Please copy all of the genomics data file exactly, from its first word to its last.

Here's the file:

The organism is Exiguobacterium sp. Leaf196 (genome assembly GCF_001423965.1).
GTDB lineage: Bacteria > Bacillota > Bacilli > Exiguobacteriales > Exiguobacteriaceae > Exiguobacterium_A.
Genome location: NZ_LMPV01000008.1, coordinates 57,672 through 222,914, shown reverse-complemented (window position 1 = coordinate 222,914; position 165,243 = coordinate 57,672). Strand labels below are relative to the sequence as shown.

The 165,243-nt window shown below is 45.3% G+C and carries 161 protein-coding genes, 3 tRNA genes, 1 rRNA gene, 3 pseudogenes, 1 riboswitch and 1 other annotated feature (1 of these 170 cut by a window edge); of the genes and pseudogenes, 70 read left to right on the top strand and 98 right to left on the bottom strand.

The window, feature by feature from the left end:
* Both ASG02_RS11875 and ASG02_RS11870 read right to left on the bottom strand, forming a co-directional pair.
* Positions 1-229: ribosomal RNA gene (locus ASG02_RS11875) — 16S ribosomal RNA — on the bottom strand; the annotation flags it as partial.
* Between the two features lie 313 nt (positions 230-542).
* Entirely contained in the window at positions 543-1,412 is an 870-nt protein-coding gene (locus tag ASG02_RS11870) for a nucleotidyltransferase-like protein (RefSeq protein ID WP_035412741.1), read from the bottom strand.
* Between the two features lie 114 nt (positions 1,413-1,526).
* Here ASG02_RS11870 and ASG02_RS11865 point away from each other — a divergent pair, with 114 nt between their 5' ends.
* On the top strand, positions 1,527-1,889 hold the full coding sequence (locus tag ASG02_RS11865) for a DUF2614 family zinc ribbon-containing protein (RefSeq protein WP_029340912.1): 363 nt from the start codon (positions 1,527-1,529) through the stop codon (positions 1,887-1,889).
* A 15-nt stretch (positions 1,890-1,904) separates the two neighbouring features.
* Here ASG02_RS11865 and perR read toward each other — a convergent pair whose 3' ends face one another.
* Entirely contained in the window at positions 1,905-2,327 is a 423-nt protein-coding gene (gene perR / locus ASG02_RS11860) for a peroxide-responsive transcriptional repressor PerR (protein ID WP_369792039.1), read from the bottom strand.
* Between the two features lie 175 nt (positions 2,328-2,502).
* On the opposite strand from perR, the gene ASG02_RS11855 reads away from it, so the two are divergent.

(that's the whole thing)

The organism is Exiguobacterium sp. Leaf196 (genome assembly GCF_001423965.1).
GTDB lineage: Bacteria > Bacillota > Bacilli > Exiguobacteriales > Exiguobacteriaceae > Exiguobacterium_A.
Genome location: NZ_LMPV01000008.1, coordinates 57,672 through 222,914, shown reverse-complemented (window position 1 = coordinate 222,914; position 165,243 = coordinate 57,672). Strand labels below are relative to the sequence as shown.

The 165,243-nt window shown below is 45.3% G+C and carries 161 protein-coding genes, 3 tRNA genes, 1 rRNA gene, 3 pseudogenes, 1 riboswitch and 1 other annotated feature (1 of these 170 cut by a window edge); of the genes and pseudogenes, 70 read left to right on the top strand and 98 right to left on the bottom strand.

The window, feature by feature from the left end:
* Both ASG02_RS11875 and ASG02_RS11870 read right to left on the bottom strand, forming a co-directional pair.
* Positions 1-229: ribosomal RNA gene (locus ASG02_RS11875) — 16S ribosomal RNA — on the bottom strand; the annotation flags it as partial.
* Between the two features lie 313 nt (positions 230-542).
* Entirely contained in the window at positions 543-1,412 is an 870-nt protein-coding gene (locus tag ASG02_RS11870) for a nucleotidyltransferase-like protein (RefSeq protein ID WP_035412741.1), read from the bottom strand.
* Between the two features lie 114 nt (positions 1,413-1,526).
* Here ASG02_RS11870 and ASG02_RS11865 point away from each other — a divergent pair, with 114 nt between their 5' ends.
* On the top strand, positions 1,527-1,889 hold the full coding sequence (locus tag ASG02_RS11865) for a DUF2614 family zinc ribbon-containing protein (RefSeq protein WP_029340912.1): 363 nt from the start codon (positions 1,527-1,529) through the stop codon (positions 1,887-1,889).
* A 15-nt stretch (positions 1,890-1,904) separates the two neighbouring features.
* Here ASG02_RS11865 and perR read toward each other — a convergent pair whose 3' ends face one another.
* Entirely contained in the window at positions 1,905-2,327 is a 423-nt protein-coding gene (gene perR / locus ASG02_RS11860) for a peroxide-responsive transcriptional repressor PerR (protein ID WP_369792039.1), read from the bottom strand.
* Between the two features lie 175 nt (positions 2,328-2,502).
* On the opposite strand from perR, the gene ASG02_RS11855 reads away from it, so the two are divergent.